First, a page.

They weren’t more than a few miles past the Sheik’s palace when Hub slowed his horse to a stop. Garth followed suit, drawing up next to him and treating him to a questioning glance.
“Ain’t nobody following us.” Hub answered the look. “No point in running your horse into the ground, with some six hundred pounds of gold on her back. It’s a wonder she made it this far.” His face twitched once, an attempt to keep his amusement restrained, and then Garth watched as he transformed seamlessly from a fearless warrior into a mischievous brother.
“What are you laughing at?” he demanded, indignation masking his relief. It seemed to get a little harder for Hub, every time, to go from fighting back to laughing.
“You looked damned ridiculous with all that.” Hub informed him, waving a hand at the bags of gold piled along the horses side. He leapt off his mount in one smooth motion, and then staggered about in a mockery of Garth’s earlier motions.
“Yes, very funny.” Garth muttered, lips twitching in spite of himself. “Let’s see how you do with 10,000 gold pieces balanced on your back.” Hub just grinned at him, unrepentant.
“Road’s not more than a few miles off.” he announced, changing the subject. “Let’s get that,” he nodded towards the bags, “distributed between’em,” and here he jerked his head toward his horse, “and then let’s get moving again.”
The desert was beautiful in its absence, at night. The only visible light came from the battered flashlight Hub carried, and it became impossible to keep track of time, or distance. It was like being the only thing that existed. Hub led them infallibly in the right direction, responding to some deep instinct that Garth had never had access to, and he followed, just as he’d followed his brother his entire life.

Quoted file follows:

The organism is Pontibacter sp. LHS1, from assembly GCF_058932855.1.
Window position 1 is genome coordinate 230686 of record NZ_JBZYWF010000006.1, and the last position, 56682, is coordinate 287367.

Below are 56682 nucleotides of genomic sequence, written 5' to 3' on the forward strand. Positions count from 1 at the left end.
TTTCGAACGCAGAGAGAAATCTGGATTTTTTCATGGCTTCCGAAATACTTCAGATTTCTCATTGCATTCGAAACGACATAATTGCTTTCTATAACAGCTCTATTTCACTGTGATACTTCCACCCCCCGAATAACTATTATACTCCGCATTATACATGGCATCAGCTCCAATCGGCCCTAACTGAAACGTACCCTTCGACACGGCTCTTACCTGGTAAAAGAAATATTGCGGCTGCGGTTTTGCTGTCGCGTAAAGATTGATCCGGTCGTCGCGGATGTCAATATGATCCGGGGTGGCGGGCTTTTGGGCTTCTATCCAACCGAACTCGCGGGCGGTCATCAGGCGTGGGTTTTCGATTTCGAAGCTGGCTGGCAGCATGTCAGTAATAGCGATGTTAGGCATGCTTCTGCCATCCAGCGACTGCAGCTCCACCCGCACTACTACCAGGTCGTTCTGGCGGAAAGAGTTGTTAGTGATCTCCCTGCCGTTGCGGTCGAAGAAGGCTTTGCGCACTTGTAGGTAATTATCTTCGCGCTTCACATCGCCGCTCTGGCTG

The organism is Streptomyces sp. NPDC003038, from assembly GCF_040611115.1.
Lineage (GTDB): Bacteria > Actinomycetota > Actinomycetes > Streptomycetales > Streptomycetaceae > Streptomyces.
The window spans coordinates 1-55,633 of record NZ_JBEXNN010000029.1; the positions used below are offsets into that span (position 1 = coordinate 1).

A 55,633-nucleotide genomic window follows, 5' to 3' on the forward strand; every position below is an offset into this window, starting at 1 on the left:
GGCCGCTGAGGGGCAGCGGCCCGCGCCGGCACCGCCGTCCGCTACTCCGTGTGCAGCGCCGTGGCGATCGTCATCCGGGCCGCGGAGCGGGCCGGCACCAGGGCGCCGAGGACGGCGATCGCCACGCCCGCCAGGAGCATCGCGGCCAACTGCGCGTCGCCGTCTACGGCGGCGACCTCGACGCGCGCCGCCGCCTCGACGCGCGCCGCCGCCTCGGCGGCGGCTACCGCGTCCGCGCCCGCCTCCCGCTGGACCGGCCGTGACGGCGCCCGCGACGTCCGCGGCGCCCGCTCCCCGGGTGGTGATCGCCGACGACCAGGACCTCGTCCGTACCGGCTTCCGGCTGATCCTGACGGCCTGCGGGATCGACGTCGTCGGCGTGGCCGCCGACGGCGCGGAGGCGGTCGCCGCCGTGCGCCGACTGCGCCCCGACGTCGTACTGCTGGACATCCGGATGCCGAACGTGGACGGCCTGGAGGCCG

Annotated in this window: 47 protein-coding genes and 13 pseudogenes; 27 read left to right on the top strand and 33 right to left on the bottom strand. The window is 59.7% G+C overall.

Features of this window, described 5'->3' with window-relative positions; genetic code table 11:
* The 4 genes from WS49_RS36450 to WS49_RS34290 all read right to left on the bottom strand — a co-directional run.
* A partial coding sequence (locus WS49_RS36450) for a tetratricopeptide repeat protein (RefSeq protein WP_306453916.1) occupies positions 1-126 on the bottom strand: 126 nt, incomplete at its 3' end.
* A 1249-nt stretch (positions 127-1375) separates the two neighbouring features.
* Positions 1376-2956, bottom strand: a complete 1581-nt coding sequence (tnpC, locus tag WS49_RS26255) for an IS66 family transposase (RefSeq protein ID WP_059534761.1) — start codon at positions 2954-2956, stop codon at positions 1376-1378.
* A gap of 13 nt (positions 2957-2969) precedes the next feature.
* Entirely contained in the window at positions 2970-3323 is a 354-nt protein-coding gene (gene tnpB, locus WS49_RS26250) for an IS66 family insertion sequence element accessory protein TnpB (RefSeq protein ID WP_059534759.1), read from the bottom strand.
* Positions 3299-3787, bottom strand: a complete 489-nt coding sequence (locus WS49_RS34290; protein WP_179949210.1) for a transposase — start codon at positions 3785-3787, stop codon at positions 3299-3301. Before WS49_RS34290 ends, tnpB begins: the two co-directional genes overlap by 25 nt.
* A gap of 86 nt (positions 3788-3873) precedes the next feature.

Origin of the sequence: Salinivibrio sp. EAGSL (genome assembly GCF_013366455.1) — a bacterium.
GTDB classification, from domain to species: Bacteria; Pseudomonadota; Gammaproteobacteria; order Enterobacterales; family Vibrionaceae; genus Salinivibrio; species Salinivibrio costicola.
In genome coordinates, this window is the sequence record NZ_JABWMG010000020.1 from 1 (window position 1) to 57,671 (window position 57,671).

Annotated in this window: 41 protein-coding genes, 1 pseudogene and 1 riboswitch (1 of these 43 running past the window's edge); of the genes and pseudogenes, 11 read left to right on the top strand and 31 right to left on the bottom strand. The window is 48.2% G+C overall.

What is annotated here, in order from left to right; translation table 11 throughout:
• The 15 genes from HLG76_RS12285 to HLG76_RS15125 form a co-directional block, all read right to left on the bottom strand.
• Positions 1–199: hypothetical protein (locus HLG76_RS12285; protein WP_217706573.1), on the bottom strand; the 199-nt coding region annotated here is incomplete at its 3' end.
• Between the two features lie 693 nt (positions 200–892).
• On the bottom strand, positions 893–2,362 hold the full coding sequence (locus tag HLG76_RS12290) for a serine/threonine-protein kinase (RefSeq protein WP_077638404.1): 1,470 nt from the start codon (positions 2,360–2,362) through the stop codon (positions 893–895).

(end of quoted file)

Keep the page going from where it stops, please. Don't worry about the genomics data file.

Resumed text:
“Well, shit.” Hub murmured, staring at the bank statement in fascination. Garth laughed at him.
“What did you think 600 pounds of gold was gonna be worth?” he teased.
“Not this.” Hub admitted candidly. He flashed a mischievous grin at his brother. “The look on that teller’s face when we first came in with it...”
They’d stopped in Alexandria, at Garth’s insistence, to open a bank account. “Pace we’re going with all this weight, more than a dozen people’ve passed us on the road and seen what we’re carrying.” he’d reminded his brother. “They’ve got more than enough time to plan an ambush. Why ask for trouble we don’t need?”
“Because it’s in our natures.” Hub had responded with a wild grin, but when they came to the fork, he’d turned toward Alexandria without a fuss.
They’d been to Alexandria before, as soldiers. But there was all the difference in the world, Garth was quickly discovering, between being in the city and being poor, and being in the city and being rich.
They checked into a hotel, rather than getting out their tent. “Don’t see the point of all this fancy shit.” Hub grumbled, poking at a provided bathrobe with disgust. “It’s - it’s extravagant, is what it is. It’s gonna turn our bellies soft.”
Garth wisely chose to say nothing, and later, when they were settling into bed, Hub’s expression was quietly thoughtful, rather than annoyed.
“We could wire money to Jasmine from here, couldn’t we?” he suggested, once the lights were out, and only his dim outline could be seen. He was carefully looking nowhere but straight up at the ceiling, presumably asking its opinion, but Garth chose to answer anyways.
“Yeah, we could.”
“We could send her train fare, get her to come meet us here.”
Despite the low lighting that rendered it useless, Garth sat up and turned to face his brother. “Yeah, we could do that. Why do you want to?” he asked, already tired of the hesitancy. The only times Hub ever wasn’t entirely sure of himself were when he was putting his own desires ahead of Garth’s, and those times were few and far between.